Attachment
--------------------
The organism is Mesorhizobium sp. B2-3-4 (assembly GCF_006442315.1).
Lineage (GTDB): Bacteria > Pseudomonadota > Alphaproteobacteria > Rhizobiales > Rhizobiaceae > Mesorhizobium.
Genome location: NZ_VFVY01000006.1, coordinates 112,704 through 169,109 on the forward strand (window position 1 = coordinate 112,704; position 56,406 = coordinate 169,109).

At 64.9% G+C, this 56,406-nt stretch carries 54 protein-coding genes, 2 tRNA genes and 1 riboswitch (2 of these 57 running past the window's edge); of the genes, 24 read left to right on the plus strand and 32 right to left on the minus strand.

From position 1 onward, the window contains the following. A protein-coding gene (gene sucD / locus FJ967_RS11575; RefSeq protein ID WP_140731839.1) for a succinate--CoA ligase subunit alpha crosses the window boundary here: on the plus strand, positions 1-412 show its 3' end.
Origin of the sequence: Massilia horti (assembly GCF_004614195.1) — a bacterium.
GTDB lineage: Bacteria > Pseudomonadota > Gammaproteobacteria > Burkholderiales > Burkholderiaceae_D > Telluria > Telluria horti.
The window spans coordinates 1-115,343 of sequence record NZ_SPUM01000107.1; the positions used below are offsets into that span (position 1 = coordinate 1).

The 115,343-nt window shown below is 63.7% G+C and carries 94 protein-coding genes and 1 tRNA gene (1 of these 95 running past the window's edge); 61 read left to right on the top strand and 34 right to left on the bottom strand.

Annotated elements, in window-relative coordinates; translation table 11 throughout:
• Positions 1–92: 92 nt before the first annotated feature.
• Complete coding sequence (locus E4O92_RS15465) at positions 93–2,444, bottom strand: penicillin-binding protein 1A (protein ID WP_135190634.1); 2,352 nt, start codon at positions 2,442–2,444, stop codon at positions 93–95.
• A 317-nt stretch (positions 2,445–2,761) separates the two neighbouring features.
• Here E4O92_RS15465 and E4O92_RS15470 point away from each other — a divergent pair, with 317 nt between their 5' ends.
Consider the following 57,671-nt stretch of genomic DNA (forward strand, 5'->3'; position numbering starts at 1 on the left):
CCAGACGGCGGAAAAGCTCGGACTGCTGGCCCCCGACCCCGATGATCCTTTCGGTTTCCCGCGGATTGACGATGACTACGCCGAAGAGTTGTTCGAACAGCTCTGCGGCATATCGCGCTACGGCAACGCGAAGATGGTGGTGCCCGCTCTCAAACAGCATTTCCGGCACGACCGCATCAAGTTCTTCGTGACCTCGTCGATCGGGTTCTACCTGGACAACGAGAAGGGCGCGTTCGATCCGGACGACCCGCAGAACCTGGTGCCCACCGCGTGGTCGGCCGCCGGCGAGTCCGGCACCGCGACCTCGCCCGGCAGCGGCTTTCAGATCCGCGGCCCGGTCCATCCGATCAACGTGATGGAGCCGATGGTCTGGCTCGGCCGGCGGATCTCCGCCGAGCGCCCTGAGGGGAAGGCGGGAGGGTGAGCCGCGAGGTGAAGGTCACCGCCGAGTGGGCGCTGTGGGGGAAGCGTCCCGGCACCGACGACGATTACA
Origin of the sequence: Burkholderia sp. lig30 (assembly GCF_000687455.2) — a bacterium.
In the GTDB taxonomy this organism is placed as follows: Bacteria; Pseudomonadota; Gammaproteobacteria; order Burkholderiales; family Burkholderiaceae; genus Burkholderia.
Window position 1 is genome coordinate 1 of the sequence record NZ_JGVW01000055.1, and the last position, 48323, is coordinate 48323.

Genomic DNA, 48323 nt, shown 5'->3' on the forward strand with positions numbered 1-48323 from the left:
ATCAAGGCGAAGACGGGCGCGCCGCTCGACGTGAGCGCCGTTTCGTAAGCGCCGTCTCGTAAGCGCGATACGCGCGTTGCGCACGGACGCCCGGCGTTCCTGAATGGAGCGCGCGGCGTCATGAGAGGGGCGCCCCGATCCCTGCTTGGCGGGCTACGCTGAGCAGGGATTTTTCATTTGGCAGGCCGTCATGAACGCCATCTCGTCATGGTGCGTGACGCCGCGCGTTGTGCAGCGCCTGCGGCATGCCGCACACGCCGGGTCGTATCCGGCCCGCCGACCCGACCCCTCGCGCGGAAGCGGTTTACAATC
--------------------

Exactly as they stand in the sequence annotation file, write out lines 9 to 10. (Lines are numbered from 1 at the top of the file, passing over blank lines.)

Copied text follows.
The 115,343-nt window shown below is 63.7% G+C and carries 94 protein-coding genes and 1 tRNA gene (1 of these 95 running past the window's edge); 61 read left to right on the top strand and 34 right to left on the bottom strand.

Annotated elements, in window-relative coordinates; translation table 11 throughout: